“It’s low downforce, low drag,” Jason says. “A few things you might notice, like the front fender louvres are closed. The front radiator duct has an infill panel in it to reduce the size of the duct, too, because Le Mans is a very fast, cool circuit so you don’t need the big entry duct. Similarly there’s shuttering on the exit ducts on the top of the bonnet.”

This DBR9 now runs a different ECU, data logger and larger digital dash, as at Le Mans the driver would have had shift lights, warning lights and a small screen to show simple messages. That system would be too simple for an amateur, Jason explains: “with the old systems, if you didn’t know what a light was, you probably wouldn’t stop the car.”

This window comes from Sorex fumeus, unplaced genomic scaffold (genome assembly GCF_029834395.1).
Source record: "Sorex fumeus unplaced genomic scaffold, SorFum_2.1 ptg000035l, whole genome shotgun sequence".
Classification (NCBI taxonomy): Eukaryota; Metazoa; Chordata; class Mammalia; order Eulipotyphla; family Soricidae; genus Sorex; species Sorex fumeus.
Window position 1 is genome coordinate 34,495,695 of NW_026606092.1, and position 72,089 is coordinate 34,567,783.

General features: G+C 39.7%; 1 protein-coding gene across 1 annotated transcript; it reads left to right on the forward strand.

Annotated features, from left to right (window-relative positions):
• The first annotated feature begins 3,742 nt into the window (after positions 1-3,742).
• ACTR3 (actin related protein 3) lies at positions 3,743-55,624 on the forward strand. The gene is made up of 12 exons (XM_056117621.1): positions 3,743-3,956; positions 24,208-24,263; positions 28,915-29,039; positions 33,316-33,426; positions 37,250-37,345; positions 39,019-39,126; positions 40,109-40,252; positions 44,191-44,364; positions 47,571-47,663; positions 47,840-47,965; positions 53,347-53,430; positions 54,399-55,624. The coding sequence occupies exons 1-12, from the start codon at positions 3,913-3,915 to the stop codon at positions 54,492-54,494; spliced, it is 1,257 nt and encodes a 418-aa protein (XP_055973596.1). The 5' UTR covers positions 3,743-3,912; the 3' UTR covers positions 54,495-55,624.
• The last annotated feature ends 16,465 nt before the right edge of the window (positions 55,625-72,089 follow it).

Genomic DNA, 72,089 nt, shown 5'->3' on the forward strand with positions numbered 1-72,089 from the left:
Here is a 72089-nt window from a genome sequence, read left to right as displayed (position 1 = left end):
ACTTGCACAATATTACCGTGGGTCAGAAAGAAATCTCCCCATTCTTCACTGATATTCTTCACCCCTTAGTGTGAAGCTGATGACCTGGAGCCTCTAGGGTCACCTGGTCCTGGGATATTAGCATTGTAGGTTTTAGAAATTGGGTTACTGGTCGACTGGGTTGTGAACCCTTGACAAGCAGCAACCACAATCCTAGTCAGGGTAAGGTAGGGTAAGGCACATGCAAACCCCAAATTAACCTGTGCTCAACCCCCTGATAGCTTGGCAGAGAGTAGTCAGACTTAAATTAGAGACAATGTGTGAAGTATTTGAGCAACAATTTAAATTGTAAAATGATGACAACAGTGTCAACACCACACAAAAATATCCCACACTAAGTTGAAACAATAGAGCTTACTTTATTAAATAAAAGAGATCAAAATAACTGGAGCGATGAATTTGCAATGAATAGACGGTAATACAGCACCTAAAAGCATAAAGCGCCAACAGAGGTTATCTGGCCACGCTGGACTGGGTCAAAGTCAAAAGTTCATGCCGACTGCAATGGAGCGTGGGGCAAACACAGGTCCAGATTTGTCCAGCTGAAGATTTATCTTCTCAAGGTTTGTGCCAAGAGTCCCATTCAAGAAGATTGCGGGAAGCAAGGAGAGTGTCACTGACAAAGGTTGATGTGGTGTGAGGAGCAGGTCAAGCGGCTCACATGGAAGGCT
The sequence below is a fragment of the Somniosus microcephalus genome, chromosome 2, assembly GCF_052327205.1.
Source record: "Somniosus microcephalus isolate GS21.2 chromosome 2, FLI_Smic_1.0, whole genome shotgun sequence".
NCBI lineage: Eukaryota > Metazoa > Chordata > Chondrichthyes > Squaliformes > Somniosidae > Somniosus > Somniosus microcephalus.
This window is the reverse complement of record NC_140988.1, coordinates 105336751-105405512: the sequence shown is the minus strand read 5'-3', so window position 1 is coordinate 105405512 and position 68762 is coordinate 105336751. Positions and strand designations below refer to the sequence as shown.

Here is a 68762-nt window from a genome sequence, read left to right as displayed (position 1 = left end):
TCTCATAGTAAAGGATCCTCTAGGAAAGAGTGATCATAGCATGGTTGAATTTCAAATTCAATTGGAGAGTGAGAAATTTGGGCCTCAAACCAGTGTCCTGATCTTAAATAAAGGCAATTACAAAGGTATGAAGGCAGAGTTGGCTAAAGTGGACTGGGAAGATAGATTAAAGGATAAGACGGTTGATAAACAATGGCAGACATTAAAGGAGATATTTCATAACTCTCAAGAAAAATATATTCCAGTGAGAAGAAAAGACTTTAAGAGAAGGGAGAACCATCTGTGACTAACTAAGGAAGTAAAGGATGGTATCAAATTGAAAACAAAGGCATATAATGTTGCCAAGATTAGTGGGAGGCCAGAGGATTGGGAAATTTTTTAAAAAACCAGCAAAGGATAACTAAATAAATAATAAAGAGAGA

The final modification from the car’s original Le Mans spec is the addition of an auto-blip system. “The thing with this car is it’s completely manual – you have to do everything,” Jason says. “Not so easy for an amateur, which is why we’ve got the blipper. It’s a six-speed sequential, and you use the clutch on the way down through the gears and to pull away but it’s a flat upshift. That side of it has stayed the same.”

To the owners credit, while the auto-blip system, the modern dashboard and the slightly softer suspension set-up might make the DBR9 slightly easier to drive, getting behind the wheel of a Le Mans winning chassis and racing it at Monza, one of the fastest tracks anywhere, takes some guts. More than likely there are plenty of people out there with the funds to buy such a car, but far fewer who would actually drive it the way it was meant to be driven and give motorsport fans another opportunity to hear that glorious naturally aspirated V12.

Photography by Pete Summers.

  • Aston Martin

  • Le Mans

  • Le Mans 2007

  • DBR9

  • Monza

  • Monza Historic

  • Monza Historic 2019